Tornadoes rare in Highlands but thunderstorms increase risk
By Anita Peltonen
Taylor Timke was driving from her job as a pharmacy technician at Drug World of Cold Spring to her sister’s home in Poughkeepsie on May 31 when she experienced her first tornado. She’s hoping it will be her last.
“It was eerie,” she recalled. “The clouds were so low, and the wind kept getting bigger, and then the thunder and lightning began. Once the downpour began, I saw a tree go down near a fire station just off Route 52 [in Wappingers Falls], and the thunder became incredibly loud.”
The Wappinger tornado, which touched down at 7:14 p.m., had winds that reached 100 mph, leaving at least 2,500 Central Hudson customers without power.
Intense thunderstorms have one feature that makes them more dangerous than milder storms: Their upwardly rotating whirlwinds can easily turn into tornado forges.
There was hail the size of golf balls reported in Poughkeepsie from the same storm, but in Wappinger, according to the National Weather Service, conditions produced a brief tornado that rated a “1” on the 0 to 5 Enhanced Fujita Scale, which indicates it had estimated wind speeds of 86 to 110 mph.
Average number in U.S. each year: 1,250
In New York state: 10
Average number of F3-F5 tornadoes in U.S. per year: 38
Average time in New York state between F3-F5 tornado: 5 years
Source: National Climatic Data Center (1991-2010 data)
Tornadoes of this force cause “moderate” damage, which means roofs severely stripped but intact, mobile homes overturned or badly damaged and exterior doors and windows broken. Before the Wappinger storm hit, the last tornado to touch down in Dutchess County, in June 2006, was also an F1. (The most recent tornado in Putnam County was an F0 in 1990, but in 1989 an F2 caused five injuries.)
This year has seen record-breaking numbers of northerly tornadoes in the U.S. A sluggish jet stream causes it to plunge in the West, rather than the East, which meteorologists say allows warm, somewhat humid air to race from the South to the Midwest and up the Eastern Seaboard. As a result, unusually severe thunderstorms — which presage tornadoes — have been reported in northern locales such as central Minnesota and upstate New York.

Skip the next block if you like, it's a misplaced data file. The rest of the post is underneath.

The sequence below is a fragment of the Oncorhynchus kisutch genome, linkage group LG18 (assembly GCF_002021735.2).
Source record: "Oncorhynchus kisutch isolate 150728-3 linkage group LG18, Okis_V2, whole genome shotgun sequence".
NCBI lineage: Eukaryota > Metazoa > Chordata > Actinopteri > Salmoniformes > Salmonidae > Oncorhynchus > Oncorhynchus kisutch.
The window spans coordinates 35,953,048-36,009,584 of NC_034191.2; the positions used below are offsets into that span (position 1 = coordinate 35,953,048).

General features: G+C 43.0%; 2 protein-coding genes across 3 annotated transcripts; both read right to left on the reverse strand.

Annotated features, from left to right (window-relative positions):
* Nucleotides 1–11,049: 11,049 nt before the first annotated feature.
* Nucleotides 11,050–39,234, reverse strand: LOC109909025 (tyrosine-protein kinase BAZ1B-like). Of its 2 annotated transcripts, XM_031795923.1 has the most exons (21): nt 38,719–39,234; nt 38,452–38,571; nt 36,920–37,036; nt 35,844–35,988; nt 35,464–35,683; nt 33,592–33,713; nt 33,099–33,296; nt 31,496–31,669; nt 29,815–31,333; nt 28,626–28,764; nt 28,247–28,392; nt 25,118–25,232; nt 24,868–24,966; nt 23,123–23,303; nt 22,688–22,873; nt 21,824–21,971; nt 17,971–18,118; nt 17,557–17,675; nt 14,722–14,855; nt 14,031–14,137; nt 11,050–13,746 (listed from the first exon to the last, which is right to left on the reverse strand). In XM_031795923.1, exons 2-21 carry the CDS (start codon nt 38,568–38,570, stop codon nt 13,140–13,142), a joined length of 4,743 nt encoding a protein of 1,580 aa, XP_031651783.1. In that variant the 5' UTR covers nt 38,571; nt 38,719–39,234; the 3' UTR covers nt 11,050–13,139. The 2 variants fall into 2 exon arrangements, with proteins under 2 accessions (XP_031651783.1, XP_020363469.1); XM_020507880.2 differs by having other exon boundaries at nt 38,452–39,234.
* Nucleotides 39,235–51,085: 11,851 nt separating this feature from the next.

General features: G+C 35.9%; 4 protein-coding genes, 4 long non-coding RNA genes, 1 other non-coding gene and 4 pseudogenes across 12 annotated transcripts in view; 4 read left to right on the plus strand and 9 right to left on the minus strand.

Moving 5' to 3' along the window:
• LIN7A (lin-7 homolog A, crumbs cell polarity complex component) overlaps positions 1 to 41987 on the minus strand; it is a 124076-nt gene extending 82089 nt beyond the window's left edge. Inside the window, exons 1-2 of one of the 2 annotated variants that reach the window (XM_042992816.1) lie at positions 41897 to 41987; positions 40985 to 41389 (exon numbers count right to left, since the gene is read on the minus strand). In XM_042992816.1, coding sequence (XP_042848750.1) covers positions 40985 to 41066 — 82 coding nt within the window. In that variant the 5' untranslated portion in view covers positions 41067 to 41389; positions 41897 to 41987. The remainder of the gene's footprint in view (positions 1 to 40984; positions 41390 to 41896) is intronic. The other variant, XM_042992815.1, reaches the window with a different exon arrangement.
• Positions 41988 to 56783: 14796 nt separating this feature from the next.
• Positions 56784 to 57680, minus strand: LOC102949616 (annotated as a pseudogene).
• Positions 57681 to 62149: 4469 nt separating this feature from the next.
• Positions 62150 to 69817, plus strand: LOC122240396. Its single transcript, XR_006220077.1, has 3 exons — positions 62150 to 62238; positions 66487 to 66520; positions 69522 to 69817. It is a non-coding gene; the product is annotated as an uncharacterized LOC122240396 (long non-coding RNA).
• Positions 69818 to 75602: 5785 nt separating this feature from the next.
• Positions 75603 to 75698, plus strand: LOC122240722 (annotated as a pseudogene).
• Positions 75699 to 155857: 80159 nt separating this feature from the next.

Recorded Tornadoes (F1+)
Aug. 9, 1968, 6:30 p.m., F1, east of Brewster
July 29, 1971, 4:30 p.m. F2, Mahopac Falls
July 10, 1989, 3:58 p.m., F2, Carmel, 5 injuries
July 21, 1988, 4 p.m., F1, Stanfordville
July 31, 1992, 5:10 p.m., F1, Poughkeepsie
May 31, 2002, 5:03 p.m., F1, east of Stormville
June 16, 2002, 1 p.m., F1, Pawling
Sept. 28, 2003, midnight, F1, Fishkill
June 25, 2006, 5:15 p.m., F1, Billings
Source: TornadoProject.com (1950 to 2011), National Centers for Environmental Information (2012 to March 2017)
When the air inside a thunderstorm is shoved from a sideways to a vertical tilt, it forms the funnel associated with tornadoes. It can happen quickly, and tornadoes are hard to predict because they tend to exist for only a few miles, if that. The Wappinger tornado, which was estimated to be a quarter-mile wide with a path of about 1.25 miles, was not confirmed by the National Weather Service until two days after it touched down.
Although tornados can strike anywhere (the only place one has never been recorded is Antarctica), most form in open spaces. The Highlands is protected somewhat by its forests. But the increasing number of severe electrical storms increase the odds. New York state has already had 310 severe storms this year, with thunderstorms forecast for the weekend and early next week.
Paul Caiano, a forecaster in Albany for the National Public Radio affiliate WAMC, notes that the risk of a tornado increases with the frequency of thunderstorms and their moisture levels; higher moisture levels more easily transform them into funnels.
“The topography of the Catskill, Hudson Valley and Taconic regions could contribute to the likelihood of some storms producing tornadoes,” he says. “Appropriate wind shear is a necessary variable for storms to rotate. With the north-south orientation of the Hudson Valley, low-level winds [from the southwest] sometimes get ‘funneled’ up the Hudson Valley from due south. This localized added southerly component, as opposed to the more regional southwesterly wind, sometimes provides the necessary directional shear to allow a storm to rotate, possibly enough to produce a tornado.”
The Deadliest Wind Was Not a Tornado
On Nov. 16, 1989, nine students at East Coldenham Elementary School in Newburgh were killed by falling concrete when a 25-foot-high cafeteria wall was destroyed by 90 mph to 100 mph winds. Scientists initially thought it was an F1 tornado, but then concluded it was instead a thunderstorm “microburst,” or downdraft. The wall was built in 1959, a year before the state began requiring public school walls to be able to withstand 120 mph winds.
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